Dear Fellow Critics,
*As you know, picking a best film of the year is a special sort of ethical dilemma. Your selection doesn’t just define your aesthetic tastes, but who you are as a person at that particular moment in time (if I was writing this essay in 1996, you’d be hearing all about the hyperkinetic genius of Michael Bay’s The Rock). *
If you take the process of annointing a “best film” seriously (and you half-should), you have to make some important decisions about how you approach the act of criticism itself. Is the best film your favorite film? The film that you enjoyed the most, that seemed to speak most directly to your experience, your worldview, your personal tastes? Or is it the film that, in some explicit and objective way, best exemplifies the potential of cinema as an art form? Something empirically superior? If you’re lucky, you’ve seen a film that represents some amalgamation of those two noble goals. Otherwise, you’re making an objective judgment of something inextricably subjective.
Ultimately, how you choose your favorites says a lot about how you watch films. I have no pretensions of being an exhaustive, scholarly filmgoer (not like I did back in 1996). Frankly, I lack the Lou Bloom-like dedication of some people. I must rely on my instincts, and my instincts are guided by that fundamental principle of art: to alter the way we see the world. In 2014, there was a film that made me reconsider the way I see the world, the way I live my life, and the way I distinguish between Welsh and Scottish James Bonds. And that film was Michael Winterbottom’s The Trip to Italy.
Much of what affected me about the film has to do with my fond feelings for the first installment: Coogan and Brydon cruising through Northern England, bickering, debating, the former perpetually annoyed, that latter perpetually eager. Coogan has a series of affairs, but can never quite find the contentment that Brydon and his young family possess. Brydon, on the other hand, doesn’t have Coogan’s ambitions, and has achieved only a fraction of his success.
Here, in the sequel, Coogan is a bit more stable (he has a regular TV gig), and Brydon’s ambitions have expanded (he’s auditioning for a role in a Michael Mann film). Which is perhaps what makes The Trip To Italy so fascinating to me. It’s an experiment in character building; take two established characters, switch their circumstances, stand back and see how they react.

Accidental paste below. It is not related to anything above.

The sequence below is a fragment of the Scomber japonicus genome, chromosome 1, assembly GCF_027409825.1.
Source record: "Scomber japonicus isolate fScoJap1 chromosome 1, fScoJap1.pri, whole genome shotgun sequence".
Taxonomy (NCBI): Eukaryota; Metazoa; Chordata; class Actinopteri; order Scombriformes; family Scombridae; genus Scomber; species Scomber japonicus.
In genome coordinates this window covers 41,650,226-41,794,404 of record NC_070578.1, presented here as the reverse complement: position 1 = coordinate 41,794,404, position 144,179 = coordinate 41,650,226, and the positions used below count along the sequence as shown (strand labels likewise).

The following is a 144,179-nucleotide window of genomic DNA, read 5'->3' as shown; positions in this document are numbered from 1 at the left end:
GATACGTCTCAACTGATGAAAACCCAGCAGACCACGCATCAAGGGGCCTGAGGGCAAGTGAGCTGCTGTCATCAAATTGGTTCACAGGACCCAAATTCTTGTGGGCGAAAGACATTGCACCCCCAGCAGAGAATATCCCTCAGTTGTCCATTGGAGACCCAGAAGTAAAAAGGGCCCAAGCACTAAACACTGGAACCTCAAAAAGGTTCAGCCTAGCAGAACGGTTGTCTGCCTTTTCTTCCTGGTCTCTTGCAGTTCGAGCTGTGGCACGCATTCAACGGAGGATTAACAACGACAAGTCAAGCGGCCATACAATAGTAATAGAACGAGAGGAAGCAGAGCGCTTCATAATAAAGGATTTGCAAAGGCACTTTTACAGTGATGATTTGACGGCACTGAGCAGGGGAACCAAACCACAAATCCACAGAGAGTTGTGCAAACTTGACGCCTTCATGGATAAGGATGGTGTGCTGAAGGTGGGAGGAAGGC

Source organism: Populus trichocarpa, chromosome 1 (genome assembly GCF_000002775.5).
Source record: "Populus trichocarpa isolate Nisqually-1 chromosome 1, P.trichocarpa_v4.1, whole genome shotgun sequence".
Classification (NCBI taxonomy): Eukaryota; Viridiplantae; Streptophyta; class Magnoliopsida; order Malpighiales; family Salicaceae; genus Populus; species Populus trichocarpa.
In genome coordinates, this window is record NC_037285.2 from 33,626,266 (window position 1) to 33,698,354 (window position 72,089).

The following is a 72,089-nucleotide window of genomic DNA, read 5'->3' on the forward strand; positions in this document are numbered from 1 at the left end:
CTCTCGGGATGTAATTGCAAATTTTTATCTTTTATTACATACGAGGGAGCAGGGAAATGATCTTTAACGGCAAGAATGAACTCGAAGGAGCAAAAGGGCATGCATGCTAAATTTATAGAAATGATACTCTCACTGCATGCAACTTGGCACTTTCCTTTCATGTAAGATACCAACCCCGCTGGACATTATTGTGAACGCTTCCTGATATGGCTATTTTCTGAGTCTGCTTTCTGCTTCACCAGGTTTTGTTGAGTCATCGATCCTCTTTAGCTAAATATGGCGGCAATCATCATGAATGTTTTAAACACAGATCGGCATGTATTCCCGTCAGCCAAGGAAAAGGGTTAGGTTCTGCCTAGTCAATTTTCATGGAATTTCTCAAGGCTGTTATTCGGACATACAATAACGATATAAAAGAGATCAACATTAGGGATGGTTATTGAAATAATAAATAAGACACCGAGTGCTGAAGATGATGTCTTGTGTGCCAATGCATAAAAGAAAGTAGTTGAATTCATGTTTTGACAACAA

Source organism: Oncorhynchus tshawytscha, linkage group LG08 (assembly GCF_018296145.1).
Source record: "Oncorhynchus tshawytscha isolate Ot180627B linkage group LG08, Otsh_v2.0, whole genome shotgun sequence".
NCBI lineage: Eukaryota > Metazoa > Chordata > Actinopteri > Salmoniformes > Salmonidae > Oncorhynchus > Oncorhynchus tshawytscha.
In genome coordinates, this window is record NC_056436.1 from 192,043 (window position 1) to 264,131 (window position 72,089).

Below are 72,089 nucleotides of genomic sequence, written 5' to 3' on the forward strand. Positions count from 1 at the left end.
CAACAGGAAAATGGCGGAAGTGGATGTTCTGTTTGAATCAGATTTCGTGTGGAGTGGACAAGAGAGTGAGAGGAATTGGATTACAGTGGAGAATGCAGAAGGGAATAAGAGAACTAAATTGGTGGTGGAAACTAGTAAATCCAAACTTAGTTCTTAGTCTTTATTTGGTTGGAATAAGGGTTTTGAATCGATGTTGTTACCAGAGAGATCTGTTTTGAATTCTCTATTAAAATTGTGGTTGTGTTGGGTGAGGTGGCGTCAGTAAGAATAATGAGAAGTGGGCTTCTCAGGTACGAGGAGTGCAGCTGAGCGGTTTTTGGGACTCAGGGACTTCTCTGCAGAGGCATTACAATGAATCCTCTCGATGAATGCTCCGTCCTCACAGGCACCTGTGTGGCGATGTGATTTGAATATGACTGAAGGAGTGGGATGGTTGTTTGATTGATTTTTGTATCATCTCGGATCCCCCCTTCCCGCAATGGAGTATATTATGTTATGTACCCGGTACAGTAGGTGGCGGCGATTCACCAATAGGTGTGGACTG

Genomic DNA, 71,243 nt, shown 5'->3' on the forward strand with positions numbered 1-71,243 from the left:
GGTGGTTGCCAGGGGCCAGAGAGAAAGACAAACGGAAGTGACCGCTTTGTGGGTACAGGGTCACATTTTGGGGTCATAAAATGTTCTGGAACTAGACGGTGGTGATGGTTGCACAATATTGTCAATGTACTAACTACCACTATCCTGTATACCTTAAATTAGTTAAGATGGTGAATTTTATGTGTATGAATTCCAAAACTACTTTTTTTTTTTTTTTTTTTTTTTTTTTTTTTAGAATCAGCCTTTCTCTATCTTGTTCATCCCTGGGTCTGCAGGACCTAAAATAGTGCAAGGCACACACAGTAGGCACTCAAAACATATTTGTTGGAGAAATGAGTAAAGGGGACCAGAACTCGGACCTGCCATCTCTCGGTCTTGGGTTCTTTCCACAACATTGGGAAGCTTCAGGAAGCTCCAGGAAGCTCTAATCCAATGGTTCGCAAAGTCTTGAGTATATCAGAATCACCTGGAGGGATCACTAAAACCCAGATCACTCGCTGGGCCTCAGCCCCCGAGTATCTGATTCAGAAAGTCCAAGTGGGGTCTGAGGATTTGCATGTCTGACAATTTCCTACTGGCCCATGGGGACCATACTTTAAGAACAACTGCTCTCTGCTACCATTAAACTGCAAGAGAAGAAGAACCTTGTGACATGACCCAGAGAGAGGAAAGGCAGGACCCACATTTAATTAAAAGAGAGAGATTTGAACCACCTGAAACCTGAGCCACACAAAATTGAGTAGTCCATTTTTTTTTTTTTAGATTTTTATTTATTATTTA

Coogan and Brydon are playing versions of themselves, sure, but it’s not quite the same trick that the gang in This Is The End plays. These colorful caricatures are sketched against a plain white background. The semi-documentary style employed by Winterbottom is more than just the same stylistic conceit adopted by modern sitcoms and found footage flicks. It manages to fix the characters in a real and recognizable world while also amplifying their comedic eccentricities. The way the story resolves – by not quite resolving at all – is indicative of the film’s non-traditional narrative structure. The sweet conclusion of Coogan’s paternal about-face, and the ambiguity of how Brydon will deal with his compromised morals, is a perfect ending, and deeply affecting to anyone who has gained an affinity for these two men over the course of two films.
In the ruins of Pompeii, when Coogan – who throughout both films demonstrates a spiritual allergy to notions of death and mortality – gets his hackles up at Brydon’s fun-making at the expense of a thousand year-old corpse is both funny and poignant and speaks simply to big ideas of impermanence and empathy. Sure, those are the same big ideas that other important films of 2014 addressed. But no other film addressed them with such subversive ease.
Yes, the formula is simple. Two actors playing lightly fictionalized version of themselves, let loose to improvise about squabbling movie stars and obscure British chat show hosts. Some might argue that in a year of decades-in-the-making passion projects and dark dissertations on the state of the American soul a film about two blokes conversing over dinner and wine is too unambitious, too ordinary to be the best film of the year. But no one discounts the power of a film like My Dinner With Andre for modesty of scope. Nor should you discount The Trip To Italy, which is the best (aka. my favorite) film of 2014.